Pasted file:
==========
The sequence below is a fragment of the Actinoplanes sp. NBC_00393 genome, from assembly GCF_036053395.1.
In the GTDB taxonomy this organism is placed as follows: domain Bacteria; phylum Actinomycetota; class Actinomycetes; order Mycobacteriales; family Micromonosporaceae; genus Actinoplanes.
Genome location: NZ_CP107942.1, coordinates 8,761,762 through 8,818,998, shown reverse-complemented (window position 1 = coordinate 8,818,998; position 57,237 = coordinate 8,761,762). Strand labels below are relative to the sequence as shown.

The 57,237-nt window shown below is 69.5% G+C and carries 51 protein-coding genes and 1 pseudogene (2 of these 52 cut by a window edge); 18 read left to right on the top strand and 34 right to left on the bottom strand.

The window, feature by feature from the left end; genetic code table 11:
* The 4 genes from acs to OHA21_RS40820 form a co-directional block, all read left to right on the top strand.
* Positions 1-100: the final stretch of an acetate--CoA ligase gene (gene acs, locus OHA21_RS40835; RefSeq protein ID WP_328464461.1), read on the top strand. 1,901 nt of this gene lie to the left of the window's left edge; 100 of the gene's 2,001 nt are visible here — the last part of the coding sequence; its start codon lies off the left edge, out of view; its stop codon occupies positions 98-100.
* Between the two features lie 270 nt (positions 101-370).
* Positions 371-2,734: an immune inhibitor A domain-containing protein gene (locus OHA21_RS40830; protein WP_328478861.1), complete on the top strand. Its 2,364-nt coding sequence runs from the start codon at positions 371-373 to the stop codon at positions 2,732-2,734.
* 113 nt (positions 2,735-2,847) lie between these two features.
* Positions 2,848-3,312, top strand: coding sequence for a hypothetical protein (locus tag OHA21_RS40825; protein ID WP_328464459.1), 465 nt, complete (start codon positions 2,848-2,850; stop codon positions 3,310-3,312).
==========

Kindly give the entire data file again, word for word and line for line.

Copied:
The sequence below is a fragment of the Actinoplanes sp. NBC_00393 genome, from assembly GCF_036053395.1.
In the GTDB taxonomy this organism is placed as follows: domain Bacteria; phylum Actinomycetota; class Actinomycetes; order Mycobacteriales; family Micromonosporaceae; genus Actinoplanes.
Genome location: NZ_CP107942.1, coordinates 8,761,762 through 8,818,998, shown reverse-complemented (window position 1 = coordinate 8,818,998; position 57,237 = coordinate 8,761,762). Strand labels below are relative to the sequence as shown.

The 57,237-nt window shown below is 69.5% G+C and carries 51 protein-coding genes and 1 pseudogene (2 of these 52 cut by a window edge); 18 read left to right on the top strand and 34 right to left on the bottom strand.

The window, feature by feature from the left end; genetic code table 11:
* The 4 genes from acs to OHA21_RS40820 form a co-directional block, all read left to right on the top strand.
* Positions 1-100: the final stretch of an acetate--CoA ligase gene (gene acs, locus OHA21_RS40835; RefSeq protein ID WP_328464461.1), read on the top strand. 1,901 nt of this gene lie to the left of the window's left edge; 100 of the gene's 2,001 nt are visible here — the last part of the coding sequence; its start codon lies off the left edge, out of view; its stop codon occupies positions 98-100.
* Between the two features lie 270 nt (positions 101-370).
* Positions 371-2,734: an immune inhibitor A domain-containing protein gene (locus OHA21_RS40830; protein WP_328478861.1), complete on the top strand. Its 2,364-nt coding sequence runs from the start codon at positions 371-373 to the stop codon at positions 2,732-2,734.
* 113 nt (positions 2,735-2,847) lie between these two features.
* Positions 2,848-3,312, top strand: coding sequence for a hypothetical protein (locus tag OHA21_RS40825; protein ID WP_328464459.1), 465 nt, complete (start codon positions 2,848-2,850; stop codon positions 3,310-3,312).